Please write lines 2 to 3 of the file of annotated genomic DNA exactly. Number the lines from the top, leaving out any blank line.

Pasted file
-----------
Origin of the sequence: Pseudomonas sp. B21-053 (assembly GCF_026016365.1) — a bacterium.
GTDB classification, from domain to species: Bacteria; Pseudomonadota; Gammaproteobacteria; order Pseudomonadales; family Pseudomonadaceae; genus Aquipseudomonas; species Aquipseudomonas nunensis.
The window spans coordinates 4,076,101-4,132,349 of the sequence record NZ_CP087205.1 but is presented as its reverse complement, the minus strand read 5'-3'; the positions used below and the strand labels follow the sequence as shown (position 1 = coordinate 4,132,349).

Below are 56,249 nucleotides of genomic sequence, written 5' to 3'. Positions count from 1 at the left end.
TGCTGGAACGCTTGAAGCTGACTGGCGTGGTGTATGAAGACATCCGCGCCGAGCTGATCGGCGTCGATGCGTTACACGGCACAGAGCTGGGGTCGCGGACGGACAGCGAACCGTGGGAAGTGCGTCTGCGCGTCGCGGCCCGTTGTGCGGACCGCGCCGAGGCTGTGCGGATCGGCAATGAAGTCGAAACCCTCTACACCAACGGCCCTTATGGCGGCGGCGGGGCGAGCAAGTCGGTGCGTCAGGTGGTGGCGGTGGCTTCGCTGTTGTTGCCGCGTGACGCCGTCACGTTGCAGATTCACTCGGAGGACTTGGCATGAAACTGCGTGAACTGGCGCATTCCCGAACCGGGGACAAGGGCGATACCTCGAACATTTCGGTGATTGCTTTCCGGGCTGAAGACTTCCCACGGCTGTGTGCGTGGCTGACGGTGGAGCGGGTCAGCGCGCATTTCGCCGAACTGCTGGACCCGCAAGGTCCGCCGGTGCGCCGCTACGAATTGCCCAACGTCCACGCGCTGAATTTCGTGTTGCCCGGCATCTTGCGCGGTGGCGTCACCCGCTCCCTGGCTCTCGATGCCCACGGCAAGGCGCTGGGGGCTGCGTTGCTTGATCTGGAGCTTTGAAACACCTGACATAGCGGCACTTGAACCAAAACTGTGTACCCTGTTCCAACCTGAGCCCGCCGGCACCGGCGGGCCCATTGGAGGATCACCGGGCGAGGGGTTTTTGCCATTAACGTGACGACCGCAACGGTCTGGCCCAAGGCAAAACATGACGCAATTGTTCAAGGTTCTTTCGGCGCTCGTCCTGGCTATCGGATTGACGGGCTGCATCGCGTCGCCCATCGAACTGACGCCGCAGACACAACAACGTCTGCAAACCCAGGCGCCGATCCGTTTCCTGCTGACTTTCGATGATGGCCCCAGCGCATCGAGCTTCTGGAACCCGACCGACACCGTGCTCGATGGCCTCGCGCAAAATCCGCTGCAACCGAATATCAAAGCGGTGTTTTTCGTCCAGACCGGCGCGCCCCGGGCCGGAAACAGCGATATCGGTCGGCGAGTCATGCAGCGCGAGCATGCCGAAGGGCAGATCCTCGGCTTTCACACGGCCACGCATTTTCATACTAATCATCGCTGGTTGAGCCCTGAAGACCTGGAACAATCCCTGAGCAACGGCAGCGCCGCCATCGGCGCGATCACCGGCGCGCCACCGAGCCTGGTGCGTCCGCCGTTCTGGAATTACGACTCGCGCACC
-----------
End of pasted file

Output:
GTDB classification, from domain to species: Bacteria; Pseudomonadota; Gammaproteobacteria; order Pseudomonadales; family Pseudomonadaceae; genus Aquipseudomonas; species Aquipseudomonas nunensis.
The window spans coordinates 4,076,101-4,132,349 of the sequence record NZ_CP087205.1 but is presented as its reverse complement, the minus strand read 5'-3'; the positions used below and the strand labels follow the sequence as shown (position 1 = coordinate 4,132,349).